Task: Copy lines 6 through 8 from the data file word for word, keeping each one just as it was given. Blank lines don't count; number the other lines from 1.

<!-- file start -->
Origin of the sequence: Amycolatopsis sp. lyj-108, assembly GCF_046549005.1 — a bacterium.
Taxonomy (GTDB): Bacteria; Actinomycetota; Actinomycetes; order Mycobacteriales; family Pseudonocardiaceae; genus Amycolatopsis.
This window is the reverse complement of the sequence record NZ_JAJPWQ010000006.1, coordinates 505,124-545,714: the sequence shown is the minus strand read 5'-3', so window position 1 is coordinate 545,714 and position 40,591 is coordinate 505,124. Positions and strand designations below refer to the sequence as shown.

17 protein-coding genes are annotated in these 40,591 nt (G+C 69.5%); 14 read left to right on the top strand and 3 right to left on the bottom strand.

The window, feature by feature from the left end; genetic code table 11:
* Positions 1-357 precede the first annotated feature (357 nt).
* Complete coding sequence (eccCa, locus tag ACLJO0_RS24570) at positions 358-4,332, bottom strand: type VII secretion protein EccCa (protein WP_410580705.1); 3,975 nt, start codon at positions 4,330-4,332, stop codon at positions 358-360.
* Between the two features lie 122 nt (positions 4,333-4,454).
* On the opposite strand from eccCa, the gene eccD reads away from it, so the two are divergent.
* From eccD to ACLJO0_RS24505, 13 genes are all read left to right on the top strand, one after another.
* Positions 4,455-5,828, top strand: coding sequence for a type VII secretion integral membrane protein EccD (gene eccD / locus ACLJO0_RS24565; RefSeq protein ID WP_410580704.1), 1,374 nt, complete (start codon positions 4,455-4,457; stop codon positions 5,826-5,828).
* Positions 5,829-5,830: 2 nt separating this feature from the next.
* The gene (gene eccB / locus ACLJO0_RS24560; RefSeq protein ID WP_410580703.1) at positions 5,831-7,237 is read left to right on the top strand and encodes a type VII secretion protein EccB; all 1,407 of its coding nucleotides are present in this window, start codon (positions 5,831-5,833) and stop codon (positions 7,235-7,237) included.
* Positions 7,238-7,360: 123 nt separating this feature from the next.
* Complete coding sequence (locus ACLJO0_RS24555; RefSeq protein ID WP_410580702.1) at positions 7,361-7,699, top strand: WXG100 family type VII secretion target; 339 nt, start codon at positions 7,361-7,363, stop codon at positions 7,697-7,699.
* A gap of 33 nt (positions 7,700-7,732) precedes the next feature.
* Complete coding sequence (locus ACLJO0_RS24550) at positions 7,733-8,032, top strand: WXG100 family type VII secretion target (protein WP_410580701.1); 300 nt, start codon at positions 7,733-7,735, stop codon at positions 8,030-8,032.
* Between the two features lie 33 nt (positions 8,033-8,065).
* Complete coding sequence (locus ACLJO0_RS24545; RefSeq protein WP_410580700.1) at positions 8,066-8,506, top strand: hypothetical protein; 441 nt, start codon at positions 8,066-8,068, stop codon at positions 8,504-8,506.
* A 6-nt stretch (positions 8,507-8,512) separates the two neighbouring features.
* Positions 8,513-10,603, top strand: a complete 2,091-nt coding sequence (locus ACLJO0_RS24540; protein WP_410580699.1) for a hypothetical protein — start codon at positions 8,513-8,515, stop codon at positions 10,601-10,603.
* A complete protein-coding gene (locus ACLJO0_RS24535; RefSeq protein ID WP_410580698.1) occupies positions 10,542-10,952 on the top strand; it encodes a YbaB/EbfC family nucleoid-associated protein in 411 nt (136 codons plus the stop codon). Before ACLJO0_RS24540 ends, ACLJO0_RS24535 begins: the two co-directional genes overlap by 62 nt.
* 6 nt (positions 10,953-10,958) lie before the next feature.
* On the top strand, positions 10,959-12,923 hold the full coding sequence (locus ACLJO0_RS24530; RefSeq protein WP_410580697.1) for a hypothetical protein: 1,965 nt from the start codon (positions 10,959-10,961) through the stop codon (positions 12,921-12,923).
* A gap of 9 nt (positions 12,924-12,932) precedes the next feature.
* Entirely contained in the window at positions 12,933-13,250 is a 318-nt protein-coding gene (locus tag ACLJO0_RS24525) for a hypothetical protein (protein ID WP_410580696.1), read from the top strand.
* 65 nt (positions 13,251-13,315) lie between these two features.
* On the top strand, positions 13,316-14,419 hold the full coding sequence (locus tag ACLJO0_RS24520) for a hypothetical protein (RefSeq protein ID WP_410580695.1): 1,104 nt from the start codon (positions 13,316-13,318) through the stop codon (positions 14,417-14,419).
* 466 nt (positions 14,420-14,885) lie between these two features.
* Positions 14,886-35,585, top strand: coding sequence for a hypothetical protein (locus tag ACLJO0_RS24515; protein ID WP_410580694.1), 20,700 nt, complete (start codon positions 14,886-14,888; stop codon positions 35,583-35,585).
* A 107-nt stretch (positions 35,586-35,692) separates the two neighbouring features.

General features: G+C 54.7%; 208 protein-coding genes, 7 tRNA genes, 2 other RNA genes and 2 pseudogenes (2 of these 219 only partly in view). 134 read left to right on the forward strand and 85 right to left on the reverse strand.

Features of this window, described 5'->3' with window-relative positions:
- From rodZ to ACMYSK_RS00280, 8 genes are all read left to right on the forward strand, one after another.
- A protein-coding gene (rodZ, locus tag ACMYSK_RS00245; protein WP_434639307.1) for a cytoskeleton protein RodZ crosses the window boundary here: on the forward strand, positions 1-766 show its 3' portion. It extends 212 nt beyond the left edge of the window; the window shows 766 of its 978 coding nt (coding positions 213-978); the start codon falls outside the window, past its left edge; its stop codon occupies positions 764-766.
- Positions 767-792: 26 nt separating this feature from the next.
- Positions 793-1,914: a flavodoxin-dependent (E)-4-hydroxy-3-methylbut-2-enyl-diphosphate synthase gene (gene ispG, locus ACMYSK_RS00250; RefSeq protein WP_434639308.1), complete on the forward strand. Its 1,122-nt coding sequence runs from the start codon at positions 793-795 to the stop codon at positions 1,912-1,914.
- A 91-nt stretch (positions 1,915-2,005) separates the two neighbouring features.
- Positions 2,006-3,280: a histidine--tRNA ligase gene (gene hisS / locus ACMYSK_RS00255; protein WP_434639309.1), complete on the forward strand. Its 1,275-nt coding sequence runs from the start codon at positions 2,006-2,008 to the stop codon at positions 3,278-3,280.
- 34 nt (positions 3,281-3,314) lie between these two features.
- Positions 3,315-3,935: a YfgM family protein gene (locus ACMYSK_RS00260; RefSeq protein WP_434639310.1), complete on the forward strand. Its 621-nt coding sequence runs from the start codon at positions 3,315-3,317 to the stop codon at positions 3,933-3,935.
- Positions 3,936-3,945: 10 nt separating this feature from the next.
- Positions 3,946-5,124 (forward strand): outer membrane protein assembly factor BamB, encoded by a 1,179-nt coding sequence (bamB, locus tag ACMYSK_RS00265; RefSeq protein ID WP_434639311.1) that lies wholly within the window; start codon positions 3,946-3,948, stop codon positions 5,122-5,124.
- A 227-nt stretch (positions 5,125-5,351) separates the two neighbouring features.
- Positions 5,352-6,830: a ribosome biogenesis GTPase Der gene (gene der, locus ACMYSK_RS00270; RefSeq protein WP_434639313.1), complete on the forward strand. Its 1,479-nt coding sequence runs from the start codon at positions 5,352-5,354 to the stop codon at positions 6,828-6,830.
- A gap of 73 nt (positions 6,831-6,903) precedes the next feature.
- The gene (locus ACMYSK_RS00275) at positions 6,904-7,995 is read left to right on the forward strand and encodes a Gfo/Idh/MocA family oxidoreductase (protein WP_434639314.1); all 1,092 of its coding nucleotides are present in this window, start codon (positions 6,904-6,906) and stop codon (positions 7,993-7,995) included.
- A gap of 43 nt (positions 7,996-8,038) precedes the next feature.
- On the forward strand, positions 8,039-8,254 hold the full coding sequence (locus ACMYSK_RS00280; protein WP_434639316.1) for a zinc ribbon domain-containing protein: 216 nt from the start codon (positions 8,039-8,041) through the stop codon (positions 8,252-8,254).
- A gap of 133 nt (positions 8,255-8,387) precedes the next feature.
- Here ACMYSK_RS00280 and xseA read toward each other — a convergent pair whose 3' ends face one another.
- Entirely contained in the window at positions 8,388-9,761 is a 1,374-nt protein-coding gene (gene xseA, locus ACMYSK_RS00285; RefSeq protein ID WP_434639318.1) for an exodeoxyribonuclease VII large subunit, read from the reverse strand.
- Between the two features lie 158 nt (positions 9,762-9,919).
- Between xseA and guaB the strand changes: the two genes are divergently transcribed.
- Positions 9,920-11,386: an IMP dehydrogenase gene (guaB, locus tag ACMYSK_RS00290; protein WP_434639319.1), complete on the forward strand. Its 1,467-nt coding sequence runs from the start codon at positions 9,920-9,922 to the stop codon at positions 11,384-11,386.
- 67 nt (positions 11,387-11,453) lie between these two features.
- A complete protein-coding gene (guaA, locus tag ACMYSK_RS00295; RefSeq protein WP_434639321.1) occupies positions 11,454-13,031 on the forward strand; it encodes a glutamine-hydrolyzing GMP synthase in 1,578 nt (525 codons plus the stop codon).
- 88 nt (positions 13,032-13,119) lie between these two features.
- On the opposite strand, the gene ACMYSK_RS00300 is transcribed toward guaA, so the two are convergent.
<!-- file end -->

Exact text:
* Positions 1-357 precede the first annotated feature (357 nt).
* Complete coding sequence (eccCa, locus tag ACLJO0_RS24570) at positions 358-4,332, bottom strand: type VII secretion protein EccCa (protein WP_410580705.1); 3,975 nt, start codon at positions 4,330-4,332, stop codon at positions 358-360.
* Between the two features lie 122 nt (positions 4,333-4,454).